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Is Strategic Planning Worth It? (The Debate Continues…)

By Shannon Sage

Is Strategic Planning Worth It? (The Debate Continues…)

A few weeks back, Tim Vanderpyl wrote a post about strategic planning on LeaderLab. It generated some great debate about the usefulness of strategic planning.  I took the opportunity to participate in the conversation and that response can be found below (as well as at LeaderLab).

I’m a bit late to the party, but I wanted to take the opportunity to add to the conversation.

Tim ended the post with his theory: “Strategic planning is simply an invention to justify the existence of middle management, and not a useful tool for those doing the actual leading or for the guys at the bottom doing the real work.”

In short, I would have to say that I agree and there is absolutely truth in the theory.  I think we could agree though, when strategic planning is done right (development process, implementation, and execution) then there is great potential.  Strategic planning is not easy and has challenges, but the hurdles are worth overcoming.

  • At OnStrategy, we have measured the following; “Businesses reporting a commitment to strategic planning showed a 12% bottom line and 11% top line greater than other respondents. This is in addition to the ‘business as usual’.
  • A strong organizational focus benefits all companies in all industries. “Downturns are roller coasters for weak firms: 3x to 5x. During downturns, weaker businesses are the shock absorbers of their industries – their margin swings are often three to five times that of the leader. That gives companies with strong, focused cores the opportunity to invest and gain ground on their competitors during the downturn and the subsequent recovery.” Bain & Company

Strategic planning is necessary, but only successful when linking the long-term strategic priorities to today’s actions.  The plan must be cascaded properly from top to bottom of the organization so that front line staff knows how their work impacts the organization’s goals. Assigning metrics and systematically measuring them fosters accountability.  Others in our company would also say that it holds a team “able” instead of just accountable.  At we offer the strategic planning tools to assist with this undertaking.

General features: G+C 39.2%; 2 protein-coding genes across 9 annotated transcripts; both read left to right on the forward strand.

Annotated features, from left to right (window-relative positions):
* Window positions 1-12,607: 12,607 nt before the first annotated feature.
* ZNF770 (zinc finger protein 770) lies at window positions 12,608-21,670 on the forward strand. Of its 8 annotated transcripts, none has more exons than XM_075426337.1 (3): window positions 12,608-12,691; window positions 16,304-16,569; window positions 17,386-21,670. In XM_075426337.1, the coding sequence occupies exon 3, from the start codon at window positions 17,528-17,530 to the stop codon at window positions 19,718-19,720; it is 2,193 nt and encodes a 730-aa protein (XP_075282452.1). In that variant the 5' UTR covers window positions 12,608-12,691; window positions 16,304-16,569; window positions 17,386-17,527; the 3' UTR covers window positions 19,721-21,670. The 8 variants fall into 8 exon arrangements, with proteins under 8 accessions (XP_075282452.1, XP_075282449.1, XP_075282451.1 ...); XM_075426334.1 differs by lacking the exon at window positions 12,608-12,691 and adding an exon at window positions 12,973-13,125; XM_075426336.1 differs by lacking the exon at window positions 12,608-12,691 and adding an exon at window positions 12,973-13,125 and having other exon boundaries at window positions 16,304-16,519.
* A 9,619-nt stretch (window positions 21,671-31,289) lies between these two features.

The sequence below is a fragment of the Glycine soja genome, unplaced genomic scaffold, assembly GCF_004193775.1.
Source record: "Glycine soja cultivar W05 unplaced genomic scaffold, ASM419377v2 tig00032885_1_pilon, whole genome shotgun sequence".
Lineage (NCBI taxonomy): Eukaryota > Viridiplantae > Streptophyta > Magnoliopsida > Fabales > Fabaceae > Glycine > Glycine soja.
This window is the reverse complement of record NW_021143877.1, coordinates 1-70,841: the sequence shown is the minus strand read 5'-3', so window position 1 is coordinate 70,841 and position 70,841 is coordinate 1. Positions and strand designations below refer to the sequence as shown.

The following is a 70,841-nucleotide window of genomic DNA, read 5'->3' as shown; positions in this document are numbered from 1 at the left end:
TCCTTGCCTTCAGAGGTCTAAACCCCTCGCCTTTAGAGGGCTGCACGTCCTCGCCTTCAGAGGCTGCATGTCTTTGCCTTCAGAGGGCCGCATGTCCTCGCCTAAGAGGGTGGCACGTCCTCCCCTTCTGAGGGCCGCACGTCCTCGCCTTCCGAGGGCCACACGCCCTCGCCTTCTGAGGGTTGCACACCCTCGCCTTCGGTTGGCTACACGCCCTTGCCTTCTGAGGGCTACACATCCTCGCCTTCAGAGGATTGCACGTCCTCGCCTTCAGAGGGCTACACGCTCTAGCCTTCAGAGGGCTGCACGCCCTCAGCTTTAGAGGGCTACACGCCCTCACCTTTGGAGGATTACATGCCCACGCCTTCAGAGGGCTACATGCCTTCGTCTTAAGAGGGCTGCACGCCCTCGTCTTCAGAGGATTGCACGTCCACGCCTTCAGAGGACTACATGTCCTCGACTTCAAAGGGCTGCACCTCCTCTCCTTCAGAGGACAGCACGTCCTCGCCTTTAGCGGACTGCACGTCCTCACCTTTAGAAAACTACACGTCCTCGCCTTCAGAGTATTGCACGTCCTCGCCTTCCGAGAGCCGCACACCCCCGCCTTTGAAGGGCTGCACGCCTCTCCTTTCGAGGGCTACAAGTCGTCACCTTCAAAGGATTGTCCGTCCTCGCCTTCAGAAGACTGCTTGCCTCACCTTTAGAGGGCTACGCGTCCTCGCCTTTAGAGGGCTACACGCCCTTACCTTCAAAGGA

Three additional points to consider (I love tracking these):

1)      Leadership challenge with strategic planning:  “Many people regard execution as detail work that’s beneath the dignity of a business leader. That’s wrong…it’s a leader’s most important job.”  – Larry Bossidy, former CEO, Honeywell, Inc.

2)      Without the focus that strategic planning can provide, we can all fall into the trap of unproductive busyness. “90% of managers are typically either distracted or disengaged from key organizational objectives. Confusing frenetic motion with constructive action,” they are noted for their “unproductive busyness.” Harvard Business Review

3)      “Lack of alignment. Only 19% of workers say they can effectively translate the company’s top goals into the work they do.”- Franklin Covey




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